Shin Bet says it foiled Hamas suicide bombing plot directed from Turkey

Six Palestinians arrested, including five residents of Nablus, for involvement in plan to carry out attack in Israel with 12-kg bomb manufactured in West Bank

Emanuel (Mannie) Fabian is The Times of Israel's military correspondent

A bomb captured by Israeli forces, intended for use in a Hamas-directed suicide bombing, in a photo provided on June 3, 2024. (Shin Bet)
A bomb captured by Israeli forces, intended for use in a Hamas-directed suicide bombing, in a photo provided on June 3, 2024. (Shin Bet)

Israel announced on Monday that it had foiled a recent attempt by Hamas to carry out a suicide bombing attack in Israel, directed by members of the terror group who were based in Turkey.

According to the Shin Bet security agency, on March 15, Anas Shurman, a Palestinian originally from the West Bank city of Tulkarem who lives in Jordan, was detained in Nablus over his suspected involvement in the bombing plot.

The agency said his interrogation revealed that in December 2023, he was recruited by Imad Abid, a Hamas operative living in Turkey who is also originally from the West Bank.

Shurman agreed to carry out a suicide bombing on behalf of Hamas, with the target set to be in Israel proper, the Shin Bet said.

The Shin Bet said that as part of the plans ahead of the attack, the would-be suicide bomber filmed a last will, took motorcycle lessons that he would have used in the attack, and received funds and instructions to carry out the bombing, including where to collect the explosive device from a hidden location in the West Bank.

The large fragmentation bomb, weighing some 12 kilograms (nearly 26.5 pounds), was seized by the Shin Bet from a spring in the West Bank, the agency said. Next to the bomb, the Shin Bet said, it found written instructions on how to carry out the attack.

A bomb captured by Israeli forces, intended for use in a Hamas-directed suicide bombing, in a photo provided on June 3, 2024. (Shin Bet)

According to the Shin Bet, additional Hamas members involved in the plot, who were part of terror network based in Nablus, were also detained. The agency said they were involved in manufacturing the bomb and hiding it for Shurman.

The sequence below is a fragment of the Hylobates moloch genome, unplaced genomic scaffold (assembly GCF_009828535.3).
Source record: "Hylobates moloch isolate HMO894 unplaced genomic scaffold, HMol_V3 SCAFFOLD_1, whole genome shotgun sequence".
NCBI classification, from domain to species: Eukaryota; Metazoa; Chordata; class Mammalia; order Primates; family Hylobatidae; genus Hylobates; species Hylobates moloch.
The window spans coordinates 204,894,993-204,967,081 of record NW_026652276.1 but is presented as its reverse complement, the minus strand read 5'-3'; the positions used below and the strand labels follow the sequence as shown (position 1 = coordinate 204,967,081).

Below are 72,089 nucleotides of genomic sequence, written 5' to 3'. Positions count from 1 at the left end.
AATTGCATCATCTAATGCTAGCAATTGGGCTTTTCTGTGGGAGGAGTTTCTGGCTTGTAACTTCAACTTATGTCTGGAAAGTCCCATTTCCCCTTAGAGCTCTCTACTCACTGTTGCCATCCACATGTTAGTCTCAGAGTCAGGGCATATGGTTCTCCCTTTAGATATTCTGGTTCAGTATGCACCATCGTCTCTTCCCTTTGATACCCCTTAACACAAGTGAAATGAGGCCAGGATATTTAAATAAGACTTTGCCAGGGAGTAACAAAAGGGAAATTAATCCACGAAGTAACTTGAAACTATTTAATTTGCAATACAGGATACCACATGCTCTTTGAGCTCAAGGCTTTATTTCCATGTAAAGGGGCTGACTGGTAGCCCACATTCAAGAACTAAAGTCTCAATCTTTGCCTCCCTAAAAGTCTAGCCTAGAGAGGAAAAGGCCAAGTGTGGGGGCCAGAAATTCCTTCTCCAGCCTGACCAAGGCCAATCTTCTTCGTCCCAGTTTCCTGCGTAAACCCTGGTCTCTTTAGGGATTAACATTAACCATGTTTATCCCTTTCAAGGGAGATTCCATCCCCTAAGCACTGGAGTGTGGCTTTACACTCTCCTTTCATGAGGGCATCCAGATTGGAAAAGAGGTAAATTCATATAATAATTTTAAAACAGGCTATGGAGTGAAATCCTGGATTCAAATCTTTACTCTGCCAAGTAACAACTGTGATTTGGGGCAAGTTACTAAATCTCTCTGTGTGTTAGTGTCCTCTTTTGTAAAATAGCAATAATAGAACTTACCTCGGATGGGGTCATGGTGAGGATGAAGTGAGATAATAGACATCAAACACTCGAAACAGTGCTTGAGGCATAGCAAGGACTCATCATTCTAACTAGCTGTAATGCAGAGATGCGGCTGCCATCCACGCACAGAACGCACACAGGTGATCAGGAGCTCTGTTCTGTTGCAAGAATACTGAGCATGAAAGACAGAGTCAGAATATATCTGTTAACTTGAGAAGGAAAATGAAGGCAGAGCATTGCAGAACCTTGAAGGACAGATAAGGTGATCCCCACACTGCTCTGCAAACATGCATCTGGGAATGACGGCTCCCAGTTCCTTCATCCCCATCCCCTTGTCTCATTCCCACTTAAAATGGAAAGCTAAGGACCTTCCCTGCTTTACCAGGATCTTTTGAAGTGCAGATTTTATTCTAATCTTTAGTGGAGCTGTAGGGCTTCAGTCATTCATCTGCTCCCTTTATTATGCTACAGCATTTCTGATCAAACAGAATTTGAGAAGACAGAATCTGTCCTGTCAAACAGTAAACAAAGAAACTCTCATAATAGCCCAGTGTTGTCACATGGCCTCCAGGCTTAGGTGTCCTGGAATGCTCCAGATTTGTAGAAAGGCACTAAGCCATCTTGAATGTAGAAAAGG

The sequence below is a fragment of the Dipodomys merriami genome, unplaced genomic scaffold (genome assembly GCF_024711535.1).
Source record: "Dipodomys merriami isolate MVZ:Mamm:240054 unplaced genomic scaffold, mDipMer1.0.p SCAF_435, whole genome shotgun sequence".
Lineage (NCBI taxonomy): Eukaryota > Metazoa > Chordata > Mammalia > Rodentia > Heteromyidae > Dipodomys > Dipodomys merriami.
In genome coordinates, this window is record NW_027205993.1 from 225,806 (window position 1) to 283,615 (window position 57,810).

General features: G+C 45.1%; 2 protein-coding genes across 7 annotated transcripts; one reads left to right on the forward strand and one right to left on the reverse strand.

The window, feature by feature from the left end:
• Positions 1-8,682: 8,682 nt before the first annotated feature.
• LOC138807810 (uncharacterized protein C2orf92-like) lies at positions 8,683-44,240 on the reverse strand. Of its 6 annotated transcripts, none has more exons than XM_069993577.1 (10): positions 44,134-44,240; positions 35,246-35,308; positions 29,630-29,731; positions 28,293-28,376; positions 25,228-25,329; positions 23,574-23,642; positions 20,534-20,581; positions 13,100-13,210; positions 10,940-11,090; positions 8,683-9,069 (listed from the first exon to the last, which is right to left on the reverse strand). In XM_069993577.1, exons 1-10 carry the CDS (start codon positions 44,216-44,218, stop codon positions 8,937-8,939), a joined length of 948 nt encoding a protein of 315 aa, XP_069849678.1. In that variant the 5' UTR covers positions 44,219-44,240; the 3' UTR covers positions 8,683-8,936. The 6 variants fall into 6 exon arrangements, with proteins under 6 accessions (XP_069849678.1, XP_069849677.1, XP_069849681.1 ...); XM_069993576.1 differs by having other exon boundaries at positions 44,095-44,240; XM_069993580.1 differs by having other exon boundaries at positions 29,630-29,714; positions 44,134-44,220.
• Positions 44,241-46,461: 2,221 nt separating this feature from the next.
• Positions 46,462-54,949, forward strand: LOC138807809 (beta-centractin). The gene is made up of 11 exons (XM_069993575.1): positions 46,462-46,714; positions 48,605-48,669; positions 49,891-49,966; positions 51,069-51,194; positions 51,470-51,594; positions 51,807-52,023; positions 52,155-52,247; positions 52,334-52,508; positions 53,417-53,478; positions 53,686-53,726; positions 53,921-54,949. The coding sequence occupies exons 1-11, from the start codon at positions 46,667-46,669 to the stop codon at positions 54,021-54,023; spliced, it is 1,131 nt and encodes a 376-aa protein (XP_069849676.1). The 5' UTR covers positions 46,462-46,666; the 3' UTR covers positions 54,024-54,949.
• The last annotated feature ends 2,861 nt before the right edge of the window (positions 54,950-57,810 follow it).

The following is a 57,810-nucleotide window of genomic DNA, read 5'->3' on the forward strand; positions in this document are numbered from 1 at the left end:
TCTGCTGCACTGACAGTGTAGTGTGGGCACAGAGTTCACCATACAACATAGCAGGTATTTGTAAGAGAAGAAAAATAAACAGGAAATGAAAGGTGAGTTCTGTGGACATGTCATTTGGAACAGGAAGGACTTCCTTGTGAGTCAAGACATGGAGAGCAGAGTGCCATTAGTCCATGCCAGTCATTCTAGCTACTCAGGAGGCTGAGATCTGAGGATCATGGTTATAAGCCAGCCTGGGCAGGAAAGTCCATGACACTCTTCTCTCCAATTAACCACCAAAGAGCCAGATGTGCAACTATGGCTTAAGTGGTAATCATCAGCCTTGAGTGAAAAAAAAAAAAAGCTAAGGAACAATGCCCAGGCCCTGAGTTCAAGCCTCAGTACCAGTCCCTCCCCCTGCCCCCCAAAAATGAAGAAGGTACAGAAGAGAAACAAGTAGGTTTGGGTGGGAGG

Shurman was charged with several severe security offenses, including “attempting to intentionally cause death” — the equivalent of attempted murder under military law — as well as membership in a terror group.

Five more residents of Nablus were hit with similar charges, the Shin Bet said.

The agency said its investigation “reveals the entrenchment of Hamas… in Turkey and its involvement in directing terror attacks in Israel.”

Hamas leader Ismail Haniyeh has moved between Turkey and Qatar’s capital Doha in recent years. In April, Turkish President Recep Tayyip Erdogan hosted Haniyeh and a delegation from Hamas, which he has called a “liberation movement,” in Istanbul.

In April, security forces said they had foiled a plot by three East Jerusalem men who had sworn allegiance to ISIS and planned to carry out attacks at Jerusalem’s Teddy Stadium and a local police office, two of whom intended to travel abroad to Syria or Iraq for training.

At the same time, the Shin Bet said it had foiled a separate plot by a cell of Arab Israelis and West Bank Palestinians to carry out terror attacks in Israel and the West Bank, including assassinating National Security Minister Itamar Ben Gvir, and attacking IDF bases and other sensitive sites, among them Ben Gurion Airport and the government complex in Jerusalem.

In March, the agency said it foiled an Iran-backed plan to smuggle advanced weapons to terror operatives in the West Bank to be used in attacks on Israeli targets.

In January, police announced that they had arrested two suspects, aged 23 and 21, on suspicion of plans to carry out bombing attacks in Jerusalem, in support of ISIS. Then, later that month, police said they had arrested two more East Jerusalem residents, 19 and 20, who planned to carry out bombing attacks near the Knesset and had purchased chemicals to make explosives.

Times of Israel staff contributed to this report.

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